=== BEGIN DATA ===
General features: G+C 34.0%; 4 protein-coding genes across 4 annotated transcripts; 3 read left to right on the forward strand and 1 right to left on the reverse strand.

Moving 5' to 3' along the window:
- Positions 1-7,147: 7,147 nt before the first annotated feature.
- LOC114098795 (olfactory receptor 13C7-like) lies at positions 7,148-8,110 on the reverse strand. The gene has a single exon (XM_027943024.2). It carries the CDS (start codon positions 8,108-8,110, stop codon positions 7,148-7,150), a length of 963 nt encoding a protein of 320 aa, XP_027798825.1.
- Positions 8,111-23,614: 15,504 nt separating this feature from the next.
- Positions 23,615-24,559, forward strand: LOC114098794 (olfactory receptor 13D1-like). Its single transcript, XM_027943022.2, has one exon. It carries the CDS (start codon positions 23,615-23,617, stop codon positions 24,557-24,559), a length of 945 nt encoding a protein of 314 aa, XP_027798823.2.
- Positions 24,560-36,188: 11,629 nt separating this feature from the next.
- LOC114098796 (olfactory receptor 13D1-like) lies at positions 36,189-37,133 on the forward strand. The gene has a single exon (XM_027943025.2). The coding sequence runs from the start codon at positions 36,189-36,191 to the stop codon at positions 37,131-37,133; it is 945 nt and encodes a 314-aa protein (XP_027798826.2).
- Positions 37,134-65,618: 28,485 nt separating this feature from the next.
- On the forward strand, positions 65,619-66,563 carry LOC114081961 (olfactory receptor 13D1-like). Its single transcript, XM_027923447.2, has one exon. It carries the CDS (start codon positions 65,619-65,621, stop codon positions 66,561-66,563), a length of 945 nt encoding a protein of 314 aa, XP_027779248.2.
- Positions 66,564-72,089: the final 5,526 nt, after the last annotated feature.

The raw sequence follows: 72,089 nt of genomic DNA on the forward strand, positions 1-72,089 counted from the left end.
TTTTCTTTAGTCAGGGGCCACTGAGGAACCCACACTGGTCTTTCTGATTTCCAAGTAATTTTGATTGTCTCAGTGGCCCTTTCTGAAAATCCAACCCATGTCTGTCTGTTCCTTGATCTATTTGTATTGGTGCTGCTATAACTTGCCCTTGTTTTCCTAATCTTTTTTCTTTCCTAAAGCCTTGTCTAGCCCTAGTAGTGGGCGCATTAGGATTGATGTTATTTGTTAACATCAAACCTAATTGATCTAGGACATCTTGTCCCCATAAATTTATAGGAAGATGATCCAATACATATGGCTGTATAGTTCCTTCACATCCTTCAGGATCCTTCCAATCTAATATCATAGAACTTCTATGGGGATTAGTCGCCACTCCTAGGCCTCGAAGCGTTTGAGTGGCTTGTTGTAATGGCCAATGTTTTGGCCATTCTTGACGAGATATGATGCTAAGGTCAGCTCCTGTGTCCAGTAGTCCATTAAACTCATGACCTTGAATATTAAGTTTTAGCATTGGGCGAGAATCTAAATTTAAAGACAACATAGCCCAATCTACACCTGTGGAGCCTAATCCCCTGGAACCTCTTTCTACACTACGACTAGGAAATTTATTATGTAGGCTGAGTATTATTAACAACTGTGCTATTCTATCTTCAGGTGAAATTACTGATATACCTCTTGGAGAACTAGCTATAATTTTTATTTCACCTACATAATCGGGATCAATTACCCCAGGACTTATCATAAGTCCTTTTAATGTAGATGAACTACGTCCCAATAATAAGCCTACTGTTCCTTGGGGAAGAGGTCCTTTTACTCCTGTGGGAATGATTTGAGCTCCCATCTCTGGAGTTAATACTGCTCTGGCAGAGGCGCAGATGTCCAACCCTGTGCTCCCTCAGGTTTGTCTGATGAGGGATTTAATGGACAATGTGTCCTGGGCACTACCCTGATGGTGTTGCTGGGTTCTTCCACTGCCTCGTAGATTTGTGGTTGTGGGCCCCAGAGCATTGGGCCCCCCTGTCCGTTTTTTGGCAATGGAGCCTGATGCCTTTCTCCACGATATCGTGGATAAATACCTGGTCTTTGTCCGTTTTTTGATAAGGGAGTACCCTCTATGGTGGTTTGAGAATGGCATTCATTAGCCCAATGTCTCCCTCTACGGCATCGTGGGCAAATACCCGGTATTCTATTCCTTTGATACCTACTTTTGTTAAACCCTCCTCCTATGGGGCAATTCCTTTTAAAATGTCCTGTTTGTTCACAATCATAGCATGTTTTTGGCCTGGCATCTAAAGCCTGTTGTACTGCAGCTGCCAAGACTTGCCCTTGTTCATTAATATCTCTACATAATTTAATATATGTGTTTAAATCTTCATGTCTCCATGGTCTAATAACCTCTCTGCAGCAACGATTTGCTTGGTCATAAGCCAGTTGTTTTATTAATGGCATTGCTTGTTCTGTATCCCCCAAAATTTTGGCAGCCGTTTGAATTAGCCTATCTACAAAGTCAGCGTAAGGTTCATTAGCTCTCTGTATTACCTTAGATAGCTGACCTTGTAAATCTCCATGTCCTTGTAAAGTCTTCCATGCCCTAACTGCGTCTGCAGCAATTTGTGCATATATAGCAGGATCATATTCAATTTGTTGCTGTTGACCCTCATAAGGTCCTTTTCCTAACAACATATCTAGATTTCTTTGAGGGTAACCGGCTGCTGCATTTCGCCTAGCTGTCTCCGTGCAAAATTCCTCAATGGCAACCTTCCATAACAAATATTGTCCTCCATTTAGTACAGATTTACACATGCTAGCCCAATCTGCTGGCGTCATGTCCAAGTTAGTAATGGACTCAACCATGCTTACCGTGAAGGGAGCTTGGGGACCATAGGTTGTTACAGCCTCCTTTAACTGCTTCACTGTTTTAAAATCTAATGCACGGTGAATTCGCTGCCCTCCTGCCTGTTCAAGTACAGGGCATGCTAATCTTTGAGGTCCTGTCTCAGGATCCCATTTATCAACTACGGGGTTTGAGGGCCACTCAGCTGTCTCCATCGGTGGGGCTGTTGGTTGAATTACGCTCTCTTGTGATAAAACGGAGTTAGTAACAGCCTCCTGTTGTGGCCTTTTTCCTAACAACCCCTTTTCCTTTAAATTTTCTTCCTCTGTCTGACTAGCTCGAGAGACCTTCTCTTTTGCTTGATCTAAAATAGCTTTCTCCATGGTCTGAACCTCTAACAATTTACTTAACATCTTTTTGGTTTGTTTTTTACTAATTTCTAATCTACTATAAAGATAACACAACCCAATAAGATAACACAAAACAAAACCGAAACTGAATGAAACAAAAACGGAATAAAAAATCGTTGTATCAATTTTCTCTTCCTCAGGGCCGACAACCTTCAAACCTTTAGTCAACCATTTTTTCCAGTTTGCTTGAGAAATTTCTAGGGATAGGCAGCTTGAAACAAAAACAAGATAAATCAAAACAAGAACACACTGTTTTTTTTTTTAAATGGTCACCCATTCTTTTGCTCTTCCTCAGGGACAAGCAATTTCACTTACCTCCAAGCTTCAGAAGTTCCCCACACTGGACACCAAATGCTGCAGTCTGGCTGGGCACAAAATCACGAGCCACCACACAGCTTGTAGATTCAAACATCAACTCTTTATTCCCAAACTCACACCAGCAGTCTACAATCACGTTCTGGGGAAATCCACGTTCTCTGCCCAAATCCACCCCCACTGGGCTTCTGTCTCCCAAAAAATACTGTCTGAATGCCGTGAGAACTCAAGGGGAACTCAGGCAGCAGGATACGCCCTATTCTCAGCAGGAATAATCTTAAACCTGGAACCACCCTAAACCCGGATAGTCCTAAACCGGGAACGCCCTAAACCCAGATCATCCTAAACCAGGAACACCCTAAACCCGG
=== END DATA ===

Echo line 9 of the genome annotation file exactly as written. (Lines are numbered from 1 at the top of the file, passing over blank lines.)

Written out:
- Positions 37,134-65,618: 28,485 nt separating this feature from the next.